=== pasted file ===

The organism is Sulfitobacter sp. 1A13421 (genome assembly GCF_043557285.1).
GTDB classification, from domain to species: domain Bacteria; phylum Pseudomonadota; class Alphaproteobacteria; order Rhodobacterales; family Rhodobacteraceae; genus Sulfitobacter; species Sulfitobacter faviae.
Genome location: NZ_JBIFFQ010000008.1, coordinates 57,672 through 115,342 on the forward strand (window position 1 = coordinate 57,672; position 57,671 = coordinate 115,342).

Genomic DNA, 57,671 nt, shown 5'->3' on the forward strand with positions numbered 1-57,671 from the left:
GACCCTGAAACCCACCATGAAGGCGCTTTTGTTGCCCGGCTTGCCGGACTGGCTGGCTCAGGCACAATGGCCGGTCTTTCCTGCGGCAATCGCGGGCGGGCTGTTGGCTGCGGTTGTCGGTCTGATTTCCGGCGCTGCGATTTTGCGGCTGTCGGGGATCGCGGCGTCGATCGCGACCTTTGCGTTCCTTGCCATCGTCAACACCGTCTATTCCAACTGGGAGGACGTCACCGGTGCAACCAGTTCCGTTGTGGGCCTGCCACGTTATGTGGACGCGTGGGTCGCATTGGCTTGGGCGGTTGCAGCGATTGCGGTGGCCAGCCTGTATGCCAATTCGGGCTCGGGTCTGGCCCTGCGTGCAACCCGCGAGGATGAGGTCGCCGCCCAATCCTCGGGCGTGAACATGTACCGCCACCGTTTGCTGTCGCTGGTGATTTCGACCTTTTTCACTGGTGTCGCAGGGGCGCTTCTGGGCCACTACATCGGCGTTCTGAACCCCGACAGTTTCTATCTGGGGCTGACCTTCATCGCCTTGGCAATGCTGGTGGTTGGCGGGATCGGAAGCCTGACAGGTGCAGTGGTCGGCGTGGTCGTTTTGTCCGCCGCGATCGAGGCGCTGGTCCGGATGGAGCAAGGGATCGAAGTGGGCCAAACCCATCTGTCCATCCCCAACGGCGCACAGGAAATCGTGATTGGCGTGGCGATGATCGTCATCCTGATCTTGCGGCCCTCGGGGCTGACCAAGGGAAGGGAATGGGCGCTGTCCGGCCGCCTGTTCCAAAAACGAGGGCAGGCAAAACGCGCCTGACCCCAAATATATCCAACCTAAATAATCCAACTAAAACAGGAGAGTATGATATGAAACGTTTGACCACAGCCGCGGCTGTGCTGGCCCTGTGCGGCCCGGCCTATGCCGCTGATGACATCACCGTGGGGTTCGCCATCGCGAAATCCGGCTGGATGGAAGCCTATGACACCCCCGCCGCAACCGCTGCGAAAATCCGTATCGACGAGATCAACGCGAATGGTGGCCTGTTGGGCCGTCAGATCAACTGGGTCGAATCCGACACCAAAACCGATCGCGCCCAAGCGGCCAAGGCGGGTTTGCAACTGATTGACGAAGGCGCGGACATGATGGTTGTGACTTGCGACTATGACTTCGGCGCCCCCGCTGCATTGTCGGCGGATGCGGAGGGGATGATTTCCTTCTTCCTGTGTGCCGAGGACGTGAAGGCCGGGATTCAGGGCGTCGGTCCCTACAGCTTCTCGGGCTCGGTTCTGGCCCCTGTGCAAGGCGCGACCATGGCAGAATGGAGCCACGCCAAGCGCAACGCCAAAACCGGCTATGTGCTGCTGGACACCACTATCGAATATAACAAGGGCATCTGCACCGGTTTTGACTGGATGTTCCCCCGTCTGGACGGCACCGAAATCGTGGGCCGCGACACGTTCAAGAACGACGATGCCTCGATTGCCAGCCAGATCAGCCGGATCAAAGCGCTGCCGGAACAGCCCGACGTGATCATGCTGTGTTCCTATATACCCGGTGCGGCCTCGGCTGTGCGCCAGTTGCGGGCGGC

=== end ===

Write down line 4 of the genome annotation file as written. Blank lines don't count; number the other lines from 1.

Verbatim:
Genomic DNA, 57,671 nt, shown 5'->3' on the forward strand with positions numbered 1-57,671 from the left: